26 March, 2012
Biryani HousePosted in : Dining in Cary, NC, Restaurants on by : The Gourmez
744-A East Chatham Street
Chatham Square, Downtown Cary
Entrees: $8 to $13
I’m always looking for Indian food that blows me away in the Triangle, and Biryani House made a pretty good attempt at that. Only Saffron has done better, and because it’s on the pricier side, my quest for more affordable, awesome Indian food has continued. I think Biryani House is the best affordable Indian I’ve had in the area yet.
It’s situated in a Cary strip mall that is full of Indian stores and eateries — I’d never been there before, and I cannot wait to try the spot billing itself an Indian fast food restaurant across the parking lot or the Mithai House of Indian Desserts a few stores down. Asian foods, in my experience, don’t have a huge range of desserts, so I would love to be educated otherwise by trying Mithai, but back to Biryani House . . . it’s furnished with dark, tall booths, and a row of tables down the middle of the space. The multicolored spotlights give it a hint of whimsy.
The front of the restaurant is taken over with their buffet, which is offered for lunch and dinner. I am not a buffet fan, if only because I know I have no willpower and am quickly overwhelmed by wanting to try one of everything. So the husband, a friend, and I ordered off their regular menu. In addition to regular sodas, they offer two bottled imports from India, Thums Up (similar to Dr. Pepper) and Limca (somewhere between Sprite or Fresca).
Remember how I have to try everything? That’s right, I ordered a Limca. It was fine as sodas go, but honestly, I’m not a big soda person, so I probably should have passed. If you like citrus sodas, you’ll like it. They also have sweet, salty, and mango lassi and Indian hot tea.
We started out with an order of the paneer pakora.
They are cheese squares dipped in batter and fried. I thought they were rather delicious, though I don’t think they were spicy as advertised. The batter was quite unique and red-tinted — we mused over whether paprika and tomato might have been involved in the seasonings. Pretty tasty!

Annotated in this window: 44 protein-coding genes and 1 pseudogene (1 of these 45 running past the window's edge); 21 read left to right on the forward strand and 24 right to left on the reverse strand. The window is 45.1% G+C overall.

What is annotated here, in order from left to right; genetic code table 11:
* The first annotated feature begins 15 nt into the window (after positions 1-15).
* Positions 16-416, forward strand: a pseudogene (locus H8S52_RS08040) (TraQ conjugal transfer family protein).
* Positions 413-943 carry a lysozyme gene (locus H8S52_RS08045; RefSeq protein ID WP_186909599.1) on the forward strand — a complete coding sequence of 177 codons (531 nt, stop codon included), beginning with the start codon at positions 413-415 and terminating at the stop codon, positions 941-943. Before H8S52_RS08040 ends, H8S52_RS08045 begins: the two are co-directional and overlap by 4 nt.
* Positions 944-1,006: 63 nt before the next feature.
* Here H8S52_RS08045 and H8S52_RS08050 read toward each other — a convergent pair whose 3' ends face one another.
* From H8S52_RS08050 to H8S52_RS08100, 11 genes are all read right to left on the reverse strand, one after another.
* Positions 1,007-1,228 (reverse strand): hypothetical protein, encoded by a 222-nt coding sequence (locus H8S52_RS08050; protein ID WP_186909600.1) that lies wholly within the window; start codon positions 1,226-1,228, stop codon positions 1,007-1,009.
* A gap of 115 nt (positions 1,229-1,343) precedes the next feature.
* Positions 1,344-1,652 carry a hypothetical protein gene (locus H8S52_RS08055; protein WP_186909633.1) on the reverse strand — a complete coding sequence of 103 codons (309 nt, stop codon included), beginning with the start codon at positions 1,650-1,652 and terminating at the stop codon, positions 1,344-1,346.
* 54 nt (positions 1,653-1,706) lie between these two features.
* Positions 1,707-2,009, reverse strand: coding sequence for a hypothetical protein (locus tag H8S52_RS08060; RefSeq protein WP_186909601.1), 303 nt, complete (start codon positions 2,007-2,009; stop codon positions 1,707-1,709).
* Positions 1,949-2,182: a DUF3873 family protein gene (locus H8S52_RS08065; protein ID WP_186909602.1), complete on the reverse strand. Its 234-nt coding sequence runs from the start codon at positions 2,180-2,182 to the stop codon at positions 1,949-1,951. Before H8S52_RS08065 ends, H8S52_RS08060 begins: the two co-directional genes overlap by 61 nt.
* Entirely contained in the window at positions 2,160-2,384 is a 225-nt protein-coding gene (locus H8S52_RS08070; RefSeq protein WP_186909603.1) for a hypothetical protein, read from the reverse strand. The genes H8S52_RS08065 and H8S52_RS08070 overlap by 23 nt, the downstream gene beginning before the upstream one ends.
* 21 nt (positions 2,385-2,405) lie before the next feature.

Entrees were next, and my husband chose the goat biryani.
Biryani, of course, is the house specialty. It’s a rice dish similar to fried rice but much less greasy. Usually, it has a delicate presence of cardamom, nutmeg, and other Indian spices as well as nuts and dried fruits. I enjoyed my few bites, thinking the spices quite nice. The goat was good, too, though there may have been more bone than goat! Regardless, my husband enjoyed the dish, but I thought my meal was the better choice. He disagreed, of course.
Our friend had the lamb korma with ground nuts, cream, and spices.
She was very happy with it — I don’t remember any complaints, but I’m sure she’ll correct me if I’m wrong! I wanted the chili chicken cooked with green pepper and onion in a hot and sweet sauce.
It was excellent. The sauce made a thick coating over the tender chicken, and its flavor was delicious. It seemed rather spicy at first, but my palate grew used to it fast, concentrating on the sweetness that followed the heat and kept me wanting more. The cilantro was essential, interacting as a bright flavor that mellowed the intensity of the others some.
We also ordered the spicy naan, topped with chopped Indian green peppers—I’m not sure if they were the same peppers as in my dish, but I think those were standard American-style bell peppers and these were not.
The bread was warm and fluffy, but I was disappointed at the lack of heat from the peppers. If you try Biryani House, perhaps you should give one of their nine other options a try — the Kheema Naan with spices and ground chicken sounds especially interesting.
As I told you at the start, I thought Biryani was great, and I’d go again happily! However, I think a certain dessert house may be calling my name first . . .
Reviewed 4 Mar 12.